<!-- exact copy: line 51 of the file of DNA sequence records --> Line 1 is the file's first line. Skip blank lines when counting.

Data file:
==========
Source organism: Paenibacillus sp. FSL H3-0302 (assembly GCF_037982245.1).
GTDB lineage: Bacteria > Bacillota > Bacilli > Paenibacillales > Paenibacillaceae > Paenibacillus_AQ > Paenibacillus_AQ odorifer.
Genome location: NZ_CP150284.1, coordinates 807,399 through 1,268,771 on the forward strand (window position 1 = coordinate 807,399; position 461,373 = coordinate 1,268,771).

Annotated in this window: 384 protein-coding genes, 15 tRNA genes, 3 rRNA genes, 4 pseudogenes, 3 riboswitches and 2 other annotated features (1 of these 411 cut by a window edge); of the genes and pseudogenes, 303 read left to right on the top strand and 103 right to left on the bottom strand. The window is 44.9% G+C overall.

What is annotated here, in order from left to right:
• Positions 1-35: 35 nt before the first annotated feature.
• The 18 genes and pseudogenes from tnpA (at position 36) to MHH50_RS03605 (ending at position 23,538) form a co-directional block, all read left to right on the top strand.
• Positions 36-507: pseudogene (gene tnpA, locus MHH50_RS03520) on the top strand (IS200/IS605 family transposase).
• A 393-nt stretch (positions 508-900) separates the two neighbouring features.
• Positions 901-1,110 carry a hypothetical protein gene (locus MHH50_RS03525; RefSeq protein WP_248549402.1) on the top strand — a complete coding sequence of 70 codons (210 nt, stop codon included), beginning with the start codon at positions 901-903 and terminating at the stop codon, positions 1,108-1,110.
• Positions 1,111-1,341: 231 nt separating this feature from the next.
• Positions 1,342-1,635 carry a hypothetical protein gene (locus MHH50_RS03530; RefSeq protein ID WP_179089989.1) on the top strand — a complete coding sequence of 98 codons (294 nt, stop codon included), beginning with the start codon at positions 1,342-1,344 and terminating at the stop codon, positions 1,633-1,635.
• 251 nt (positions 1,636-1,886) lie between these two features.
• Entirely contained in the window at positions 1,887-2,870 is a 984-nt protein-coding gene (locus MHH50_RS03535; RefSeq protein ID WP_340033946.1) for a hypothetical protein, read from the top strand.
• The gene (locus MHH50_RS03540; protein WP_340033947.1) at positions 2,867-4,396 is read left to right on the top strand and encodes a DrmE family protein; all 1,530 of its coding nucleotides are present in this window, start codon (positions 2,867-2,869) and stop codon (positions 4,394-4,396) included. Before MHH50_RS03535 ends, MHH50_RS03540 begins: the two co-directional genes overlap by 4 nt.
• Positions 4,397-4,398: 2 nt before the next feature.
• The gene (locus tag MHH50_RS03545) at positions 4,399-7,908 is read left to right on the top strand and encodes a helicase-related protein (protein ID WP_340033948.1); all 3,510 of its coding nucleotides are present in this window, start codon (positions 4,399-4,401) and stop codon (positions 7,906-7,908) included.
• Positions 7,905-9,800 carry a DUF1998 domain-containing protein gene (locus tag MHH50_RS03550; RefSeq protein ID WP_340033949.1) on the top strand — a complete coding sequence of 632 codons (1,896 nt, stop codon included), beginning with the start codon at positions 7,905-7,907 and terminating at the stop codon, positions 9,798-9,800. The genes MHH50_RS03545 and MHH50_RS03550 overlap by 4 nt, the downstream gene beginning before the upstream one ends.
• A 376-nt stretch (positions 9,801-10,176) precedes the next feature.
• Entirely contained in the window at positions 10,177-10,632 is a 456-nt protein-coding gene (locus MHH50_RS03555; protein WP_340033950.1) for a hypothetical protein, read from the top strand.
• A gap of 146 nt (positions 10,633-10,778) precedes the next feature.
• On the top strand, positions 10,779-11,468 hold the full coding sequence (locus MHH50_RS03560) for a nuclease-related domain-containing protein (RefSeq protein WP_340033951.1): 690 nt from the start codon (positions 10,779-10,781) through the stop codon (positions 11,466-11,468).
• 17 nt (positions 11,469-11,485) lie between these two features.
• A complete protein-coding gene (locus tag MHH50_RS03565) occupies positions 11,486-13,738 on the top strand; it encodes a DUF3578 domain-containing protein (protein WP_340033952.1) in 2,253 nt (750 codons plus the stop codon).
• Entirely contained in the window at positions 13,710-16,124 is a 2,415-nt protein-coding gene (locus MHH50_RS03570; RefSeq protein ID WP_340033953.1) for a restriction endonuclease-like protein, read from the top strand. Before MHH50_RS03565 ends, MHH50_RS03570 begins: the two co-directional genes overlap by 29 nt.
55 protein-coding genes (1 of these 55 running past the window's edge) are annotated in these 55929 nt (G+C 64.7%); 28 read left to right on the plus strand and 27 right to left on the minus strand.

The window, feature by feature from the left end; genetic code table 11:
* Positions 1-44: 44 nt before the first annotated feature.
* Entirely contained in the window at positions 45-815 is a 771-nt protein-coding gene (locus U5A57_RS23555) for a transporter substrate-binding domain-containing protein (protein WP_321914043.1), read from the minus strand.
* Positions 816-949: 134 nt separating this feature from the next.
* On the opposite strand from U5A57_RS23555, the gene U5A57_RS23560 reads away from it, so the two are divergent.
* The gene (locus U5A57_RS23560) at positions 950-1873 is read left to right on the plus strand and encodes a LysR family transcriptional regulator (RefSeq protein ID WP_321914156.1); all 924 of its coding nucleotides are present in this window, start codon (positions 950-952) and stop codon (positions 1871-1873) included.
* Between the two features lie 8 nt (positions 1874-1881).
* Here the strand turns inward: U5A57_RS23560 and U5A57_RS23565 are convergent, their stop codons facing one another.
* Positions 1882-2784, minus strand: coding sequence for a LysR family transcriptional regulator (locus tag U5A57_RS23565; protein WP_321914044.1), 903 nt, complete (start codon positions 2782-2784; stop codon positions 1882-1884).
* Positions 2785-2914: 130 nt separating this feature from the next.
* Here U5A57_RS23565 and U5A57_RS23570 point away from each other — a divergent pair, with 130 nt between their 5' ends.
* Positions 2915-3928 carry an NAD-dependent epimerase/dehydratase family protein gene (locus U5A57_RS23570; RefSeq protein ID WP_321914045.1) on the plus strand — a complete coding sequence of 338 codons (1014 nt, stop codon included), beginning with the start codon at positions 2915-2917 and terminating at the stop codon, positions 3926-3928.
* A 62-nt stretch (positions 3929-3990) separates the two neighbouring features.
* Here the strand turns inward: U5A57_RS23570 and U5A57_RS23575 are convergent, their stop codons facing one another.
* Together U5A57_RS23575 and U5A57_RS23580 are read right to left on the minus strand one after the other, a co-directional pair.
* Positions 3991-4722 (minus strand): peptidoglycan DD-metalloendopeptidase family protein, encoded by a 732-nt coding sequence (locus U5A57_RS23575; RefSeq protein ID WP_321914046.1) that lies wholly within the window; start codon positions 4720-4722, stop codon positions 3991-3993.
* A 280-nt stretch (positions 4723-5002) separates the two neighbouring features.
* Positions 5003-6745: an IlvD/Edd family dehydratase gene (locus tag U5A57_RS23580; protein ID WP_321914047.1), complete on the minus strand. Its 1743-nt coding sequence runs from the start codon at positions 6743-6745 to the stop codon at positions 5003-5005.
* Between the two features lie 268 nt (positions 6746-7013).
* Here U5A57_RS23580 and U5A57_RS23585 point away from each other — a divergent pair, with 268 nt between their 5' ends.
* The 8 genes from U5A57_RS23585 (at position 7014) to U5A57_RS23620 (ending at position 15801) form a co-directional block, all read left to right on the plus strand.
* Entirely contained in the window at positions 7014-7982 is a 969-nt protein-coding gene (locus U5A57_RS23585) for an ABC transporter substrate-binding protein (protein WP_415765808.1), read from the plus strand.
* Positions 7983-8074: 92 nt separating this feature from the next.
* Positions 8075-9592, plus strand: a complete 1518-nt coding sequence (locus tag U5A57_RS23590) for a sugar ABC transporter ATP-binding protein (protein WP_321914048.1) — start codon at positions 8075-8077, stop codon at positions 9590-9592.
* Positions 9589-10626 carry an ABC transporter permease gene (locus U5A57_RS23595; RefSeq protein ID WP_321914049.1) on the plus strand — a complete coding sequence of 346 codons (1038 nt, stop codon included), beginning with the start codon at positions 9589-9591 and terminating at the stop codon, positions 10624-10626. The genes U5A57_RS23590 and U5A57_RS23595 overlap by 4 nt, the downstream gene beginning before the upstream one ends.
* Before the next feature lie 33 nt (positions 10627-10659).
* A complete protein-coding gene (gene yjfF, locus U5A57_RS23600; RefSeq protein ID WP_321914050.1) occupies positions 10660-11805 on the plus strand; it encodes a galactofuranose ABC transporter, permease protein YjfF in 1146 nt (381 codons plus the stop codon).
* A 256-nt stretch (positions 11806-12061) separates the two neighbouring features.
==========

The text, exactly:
* Positions 9589-10626 carry an ABC transporter permease gene (locus U5A57_RS23595; RefSeq protein ID WP_321914049.1) on the plus strand — a complete coding sequence of 346 codons (1038 nt, stop codon included), beginning with the start codon at positions 9589-9591 and terminating at the stop codon, positions 10624-10626. The genes U5A57_RS23590 and U5A57_RS23595 overlap by 4 nt, the downstream gene beginning before the upstream one ends.